Katie Ferris smashing records, striving for a championship

By Patrick Strohecker

Evan Sahagian/Collegian

Ever since picking up a lacrosse stick as a young girl, Massachusetts women’s lacrosse player Katie Ferris has consistently been one of the best players on any field she’s played on.

Whether that was when she first started playing as a child on her club team in Syracuse, N.Y., the Star Riders, at Carthage Central High School, or at UMass, she has always excelled.

“It started off when I was younger, I think fourth grade,” Ferris said. “I had only played soccer and one of my best friends’ mom saw how athletic we all were and was like, ‘Why don’t you give this a try?’ So we were trying it and we were pretty good at it.”

Pulling double duty for the Star Riders and her high school team, Ferris was a four-time All-Star for the Comets, leading them to four straight state championships. As a junior, she set the school scoring record for goals in a season (138) and finished with 585 points.

But, for all that personal success, Ferris was never able to match it on a team level, falling short in all four trips to the state finals. She lost the championship by one goal in her final game as a senior.

Still, her knack for the goal and humble demeanor on and off the field got her noticed by many top schools in New England. But, if it weren’t for a strange turn of events, UMass never would have had a chance to see what she had to offer.

“I wasn’t supposed to come here,” Ferris said. “I signed with UConn with (coach Angela McMahon) because she was there and then right before school started she came here and brought me with her.”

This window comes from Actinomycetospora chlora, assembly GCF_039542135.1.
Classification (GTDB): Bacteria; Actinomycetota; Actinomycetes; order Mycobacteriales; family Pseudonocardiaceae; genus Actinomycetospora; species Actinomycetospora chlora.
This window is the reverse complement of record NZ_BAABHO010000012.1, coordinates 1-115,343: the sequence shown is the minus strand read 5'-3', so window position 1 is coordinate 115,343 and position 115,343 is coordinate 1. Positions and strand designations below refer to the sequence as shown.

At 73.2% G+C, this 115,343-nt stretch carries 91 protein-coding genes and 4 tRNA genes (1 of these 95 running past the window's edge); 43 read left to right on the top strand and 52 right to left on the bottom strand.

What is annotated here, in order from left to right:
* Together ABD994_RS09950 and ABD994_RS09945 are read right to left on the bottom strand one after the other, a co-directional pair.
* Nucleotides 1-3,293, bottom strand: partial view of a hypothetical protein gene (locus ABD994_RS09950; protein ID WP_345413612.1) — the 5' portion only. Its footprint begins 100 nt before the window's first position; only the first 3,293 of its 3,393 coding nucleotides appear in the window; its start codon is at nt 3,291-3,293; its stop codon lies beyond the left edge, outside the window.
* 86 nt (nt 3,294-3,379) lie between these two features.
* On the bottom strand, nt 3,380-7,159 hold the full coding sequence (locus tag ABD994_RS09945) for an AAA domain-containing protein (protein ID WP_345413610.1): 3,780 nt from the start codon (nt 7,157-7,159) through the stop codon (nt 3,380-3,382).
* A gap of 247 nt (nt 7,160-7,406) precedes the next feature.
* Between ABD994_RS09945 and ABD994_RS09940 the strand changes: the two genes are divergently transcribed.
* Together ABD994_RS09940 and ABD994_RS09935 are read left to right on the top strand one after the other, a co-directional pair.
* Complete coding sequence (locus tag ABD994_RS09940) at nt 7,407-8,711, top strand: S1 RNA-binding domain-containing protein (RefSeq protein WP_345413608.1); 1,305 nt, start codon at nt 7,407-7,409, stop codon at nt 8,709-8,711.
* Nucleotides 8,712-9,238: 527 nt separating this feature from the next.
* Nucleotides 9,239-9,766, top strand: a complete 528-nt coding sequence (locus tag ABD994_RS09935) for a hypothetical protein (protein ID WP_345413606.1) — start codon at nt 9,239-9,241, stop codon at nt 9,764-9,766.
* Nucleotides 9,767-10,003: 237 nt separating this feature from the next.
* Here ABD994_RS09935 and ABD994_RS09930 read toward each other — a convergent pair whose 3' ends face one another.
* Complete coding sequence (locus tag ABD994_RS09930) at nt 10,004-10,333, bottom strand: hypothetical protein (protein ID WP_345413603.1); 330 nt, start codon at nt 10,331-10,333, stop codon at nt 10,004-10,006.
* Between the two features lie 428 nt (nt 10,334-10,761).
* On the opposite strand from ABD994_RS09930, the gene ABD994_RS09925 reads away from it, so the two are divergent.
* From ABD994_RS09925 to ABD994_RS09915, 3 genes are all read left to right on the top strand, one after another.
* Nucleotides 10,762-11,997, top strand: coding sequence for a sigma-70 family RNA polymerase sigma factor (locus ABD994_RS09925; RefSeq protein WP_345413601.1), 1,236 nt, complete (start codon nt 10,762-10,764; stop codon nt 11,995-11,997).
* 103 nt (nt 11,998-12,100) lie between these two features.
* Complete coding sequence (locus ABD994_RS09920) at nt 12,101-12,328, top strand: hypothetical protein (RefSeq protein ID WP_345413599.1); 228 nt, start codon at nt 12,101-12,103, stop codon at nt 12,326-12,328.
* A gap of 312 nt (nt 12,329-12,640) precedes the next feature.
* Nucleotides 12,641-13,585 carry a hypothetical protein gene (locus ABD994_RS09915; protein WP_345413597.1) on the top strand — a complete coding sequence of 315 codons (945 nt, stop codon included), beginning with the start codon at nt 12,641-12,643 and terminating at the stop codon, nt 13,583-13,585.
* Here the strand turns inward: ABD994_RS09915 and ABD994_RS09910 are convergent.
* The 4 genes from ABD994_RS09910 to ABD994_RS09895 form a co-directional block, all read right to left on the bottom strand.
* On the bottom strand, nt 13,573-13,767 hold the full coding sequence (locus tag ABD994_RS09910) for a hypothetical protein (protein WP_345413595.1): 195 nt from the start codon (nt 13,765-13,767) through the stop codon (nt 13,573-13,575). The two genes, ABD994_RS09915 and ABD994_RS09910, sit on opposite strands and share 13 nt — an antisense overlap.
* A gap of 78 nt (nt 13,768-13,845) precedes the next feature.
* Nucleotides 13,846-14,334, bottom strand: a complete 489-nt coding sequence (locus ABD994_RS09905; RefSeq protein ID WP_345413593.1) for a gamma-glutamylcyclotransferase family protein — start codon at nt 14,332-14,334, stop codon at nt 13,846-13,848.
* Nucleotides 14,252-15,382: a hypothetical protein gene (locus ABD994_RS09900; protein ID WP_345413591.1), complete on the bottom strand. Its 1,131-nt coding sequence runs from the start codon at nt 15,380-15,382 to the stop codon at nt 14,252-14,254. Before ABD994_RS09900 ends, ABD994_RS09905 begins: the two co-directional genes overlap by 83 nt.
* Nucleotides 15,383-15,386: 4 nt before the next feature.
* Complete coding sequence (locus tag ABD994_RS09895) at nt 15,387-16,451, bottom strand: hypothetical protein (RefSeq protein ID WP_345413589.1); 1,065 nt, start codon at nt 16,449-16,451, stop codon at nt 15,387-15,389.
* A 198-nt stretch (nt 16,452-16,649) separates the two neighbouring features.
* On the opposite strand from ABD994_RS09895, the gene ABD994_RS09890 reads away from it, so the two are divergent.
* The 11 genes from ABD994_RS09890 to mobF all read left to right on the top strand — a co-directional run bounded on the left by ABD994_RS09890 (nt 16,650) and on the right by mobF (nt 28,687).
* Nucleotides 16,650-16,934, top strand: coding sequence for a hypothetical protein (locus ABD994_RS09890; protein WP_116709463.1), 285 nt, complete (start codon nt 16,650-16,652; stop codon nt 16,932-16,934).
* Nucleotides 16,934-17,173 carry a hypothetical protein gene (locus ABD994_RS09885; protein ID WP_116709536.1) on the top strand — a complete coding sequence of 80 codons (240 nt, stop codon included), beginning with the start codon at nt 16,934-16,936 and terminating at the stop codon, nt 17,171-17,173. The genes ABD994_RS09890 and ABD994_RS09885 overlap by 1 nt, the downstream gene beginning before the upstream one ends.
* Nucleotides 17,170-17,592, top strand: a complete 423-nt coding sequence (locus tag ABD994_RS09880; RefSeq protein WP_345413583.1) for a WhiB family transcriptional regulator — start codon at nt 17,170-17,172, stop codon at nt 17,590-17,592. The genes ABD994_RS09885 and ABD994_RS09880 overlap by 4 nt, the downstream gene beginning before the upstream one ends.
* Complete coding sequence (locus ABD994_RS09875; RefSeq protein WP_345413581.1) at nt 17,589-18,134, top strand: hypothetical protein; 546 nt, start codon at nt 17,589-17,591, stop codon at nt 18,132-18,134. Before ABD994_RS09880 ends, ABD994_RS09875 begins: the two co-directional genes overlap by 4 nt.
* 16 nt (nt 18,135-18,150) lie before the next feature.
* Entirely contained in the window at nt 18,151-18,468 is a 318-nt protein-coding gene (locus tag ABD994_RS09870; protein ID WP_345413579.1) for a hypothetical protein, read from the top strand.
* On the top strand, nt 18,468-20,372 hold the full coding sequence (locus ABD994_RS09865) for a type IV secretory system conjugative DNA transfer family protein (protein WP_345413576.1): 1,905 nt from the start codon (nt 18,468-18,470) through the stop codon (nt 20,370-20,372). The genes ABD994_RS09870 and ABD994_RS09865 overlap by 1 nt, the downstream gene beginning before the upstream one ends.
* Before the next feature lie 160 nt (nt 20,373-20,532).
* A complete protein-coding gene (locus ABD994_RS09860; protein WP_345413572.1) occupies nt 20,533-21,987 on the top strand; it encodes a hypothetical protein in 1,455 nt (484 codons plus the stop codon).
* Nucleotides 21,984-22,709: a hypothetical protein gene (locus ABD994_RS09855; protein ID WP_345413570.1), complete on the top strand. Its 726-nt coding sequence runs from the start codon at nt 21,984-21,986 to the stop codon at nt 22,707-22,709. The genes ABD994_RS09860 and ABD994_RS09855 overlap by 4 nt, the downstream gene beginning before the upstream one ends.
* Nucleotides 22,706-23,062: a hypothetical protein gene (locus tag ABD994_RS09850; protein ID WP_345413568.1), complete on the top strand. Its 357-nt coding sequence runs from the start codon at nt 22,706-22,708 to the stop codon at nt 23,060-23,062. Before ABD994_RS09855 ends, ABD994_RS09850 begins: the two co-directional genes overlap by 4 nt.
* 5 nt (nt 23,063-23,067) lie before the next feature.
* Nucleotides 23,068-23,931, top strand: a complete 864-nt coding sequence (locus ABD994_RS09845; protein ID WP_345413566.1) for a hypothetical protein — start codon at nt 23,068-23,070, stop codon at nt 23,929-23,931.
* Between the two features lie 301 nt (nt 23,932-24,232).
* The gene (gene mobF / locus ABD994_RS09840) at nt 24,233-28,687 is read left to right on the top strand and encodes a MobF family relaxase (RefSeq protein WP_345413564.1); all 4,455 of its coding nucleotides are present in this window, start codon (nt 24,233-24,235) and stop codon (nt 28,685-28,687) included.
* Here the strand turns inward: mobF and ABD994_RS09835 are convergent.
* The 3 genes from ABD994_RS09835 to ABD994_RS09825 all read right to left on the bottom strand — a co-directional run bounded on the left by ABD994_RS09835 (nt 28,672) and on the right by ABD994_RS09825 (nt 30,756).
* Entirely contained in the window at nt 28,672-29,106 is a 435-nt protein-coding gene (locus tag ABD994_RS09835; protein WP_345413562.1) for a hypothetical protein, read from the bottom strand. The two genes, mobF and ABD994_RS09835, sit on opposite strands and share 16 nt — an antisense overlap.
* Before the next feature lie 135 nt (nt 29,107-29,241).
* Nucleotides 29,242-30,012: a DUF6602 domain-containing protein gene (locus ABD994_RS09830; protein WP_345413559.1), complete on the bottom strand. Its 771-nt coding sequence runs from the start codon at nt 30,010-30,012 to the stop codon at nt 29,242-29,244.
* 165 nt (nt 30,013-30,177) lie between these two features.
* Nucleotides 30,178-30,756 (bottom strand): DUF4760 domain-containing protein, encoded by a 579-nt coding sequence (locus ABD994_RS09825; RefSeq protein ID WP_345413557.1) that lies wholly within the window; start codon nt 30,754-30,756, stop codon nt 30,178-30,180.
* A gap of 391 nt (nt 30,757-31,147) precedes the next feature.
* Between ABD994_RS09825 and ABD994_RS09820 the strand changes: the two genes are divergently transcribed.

Ferris has never looked back.

She shined as a freshman under McMahon’s system, proving why she was such a hot commodity out of high school. In her first year with the Minutewomen, she scored 72 points and broke the UMass single-season goal scoring record with 56. She was named the Atlantic 10 Rookie of the Year and was named to the SynapseSports.com Rookie All-American Team, leading the nation in freshman scoring.

But it was something else that McMahon did that has helped her along substantially since donning the UMass jersey.

“She’s turned me more into a leader, like, this year especially.” Ferris said. “I’m much more of a leader and I’m a lot smarter because I have to be. I can’t make the stupid little mistakes that I could have made before when I was younger and new. Now I can’t. Those aren’t acceptable.”

However, Ferris isn’t the typical leader that yells and screams at her teammates to motivate them. Instead, she leads by example on the field, using her craftiness around the goal, her slick passing and her relentless defensive pressure to show the younger players what it takes to be successful.

“She’s definitely a more quiet person,” senior Lauren Terracciano said. “She’s not this big, loud leader. She’s not incredibly vocal. She more just gets the job done and doesn’t say anything before or after.”

That’s the way she is. In a day and age where it is hard to find superb talents that remain humble, Ferris belongs in that select group.